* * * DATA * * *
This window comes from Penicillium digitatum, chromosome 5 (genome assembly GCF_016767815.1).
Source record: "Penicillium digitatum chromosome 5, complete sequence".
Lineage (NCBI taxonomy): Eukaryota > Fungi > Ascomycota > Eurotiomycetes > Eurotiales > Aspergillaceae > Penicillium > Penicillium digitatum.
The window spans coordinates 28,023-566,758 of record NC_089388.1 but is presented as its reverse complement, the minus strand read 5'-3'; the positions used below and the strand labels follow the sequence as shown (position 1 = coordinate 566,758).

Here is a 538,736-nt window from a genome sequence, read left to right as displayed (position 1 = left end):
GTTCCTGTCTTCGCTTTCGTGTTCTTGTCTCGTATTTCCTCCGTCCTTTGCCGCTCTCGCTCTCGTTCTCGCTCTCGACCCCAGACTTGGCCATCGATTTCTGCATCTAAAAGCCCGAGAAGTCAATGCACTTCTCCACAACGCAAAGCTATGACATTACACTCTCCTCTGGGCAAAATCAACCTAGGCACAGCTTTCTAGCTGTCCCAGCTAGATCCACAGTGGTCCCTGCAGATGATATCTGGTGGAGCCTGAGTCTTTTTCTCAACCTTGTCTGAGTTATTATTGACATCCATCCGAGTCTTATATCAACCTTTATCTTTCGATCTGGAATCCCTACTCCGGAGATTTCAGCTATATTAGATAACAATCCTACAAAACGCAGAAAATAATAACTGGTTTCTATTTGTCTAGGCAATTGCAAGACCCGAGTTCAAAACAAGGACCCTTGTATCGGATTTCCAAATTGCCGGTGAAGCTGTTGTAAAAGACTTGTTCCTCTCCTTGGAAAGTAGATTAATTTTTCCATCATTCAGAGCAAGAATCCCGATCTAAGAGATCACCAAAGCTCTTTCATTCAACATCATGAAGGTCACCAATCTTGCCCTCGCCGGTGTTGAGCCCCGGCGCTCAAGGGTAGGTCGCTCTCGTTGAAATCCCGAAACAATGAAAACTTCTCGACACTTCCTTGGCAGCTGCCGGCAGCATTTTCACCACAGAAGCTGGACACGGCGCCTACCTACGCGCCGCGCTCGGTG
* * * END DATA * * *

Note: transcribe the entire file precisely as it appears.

This window comes from Penicillium digitatum, chromosome 5 (genome assembly GCF_016767815.1).
Source record: "Penicillium digitatum chromosome 5, complete sequence".
Lineage (NCBI taxonomy): Eukaryota > Fungi > Ascomycota > Eurotiomycetes > Eurotiales > Aspergillaceae > Penicillium > Penicillium digitatum.
The window spans coordinates 28,023-566,758 of record NC_089388.1 but is presented as its reverse complement, the minus strand read 5'-3'; the positions used below and the strand labels follow the sequence as shown (position 1 = coordinate 566,758).

Here is a 538,736-nt window from a genome sequence, read left to right as displayed (position 1 = left end):
GTTCCTGTCTTCGCTTTCGTGTTCTTGTCTCGTATTTCCTCCGTCCTTTGCCGCTCTCGCTCTCGTTCTCGCTCTCGACCCCAGACTTGGCCATCGATTTCTGCATCTAAAAGCCCGAGAAGTCAATGCACTTCTCCACAACGCAAAGCTATGACATTACACTCTCCTCTGGGCAAAATCAACCTAGGCACAGCTTTCTAGCTGTCCCAGCTAGATCCACAGTGGTCCCTGCAGATGATATCTGGTGGAGCCTGAGTCTTTTTCTCAACCTTGTCTGAGTTATTATTGACATCCATCCGAGTCTTATATCAACCTTTATCTTTCGATCTGGAATCCCTACTCCGGAGATTTCAGCTATATTAGATAACAATCCTACAAAACGCAGAAAATAATAACTGGTTTCTATTTGTCTAGGCAATTGCAAGACCCGAGTTCAAAACAAGGACCCTTGTATCGGATTTCCAAATTGCCGGTGAAGCTGTTGTAAAAGACTTGTTCCTCTCCTTGGAAAGTAGATTAATTTTTCCATCATTCAGAGCAAGAATCCCGATCTAAGAGATCACCAAAGCTCTTTCATTCAACATCATGAAGGTCACCAATCTTGCCCTCGCCGGTGTTGAGCCCCGGCGCTCAAGGGTAGGTCGCTCTCGTTGAAATCCCGAAACAATGAAAACTTCTCGACACTTCCTTGGCAGCTGCCGGCAGCATTTTCACCACAGAAGCTGGACACGGCGCCTACCTACGCGCCGCGCTCGGTG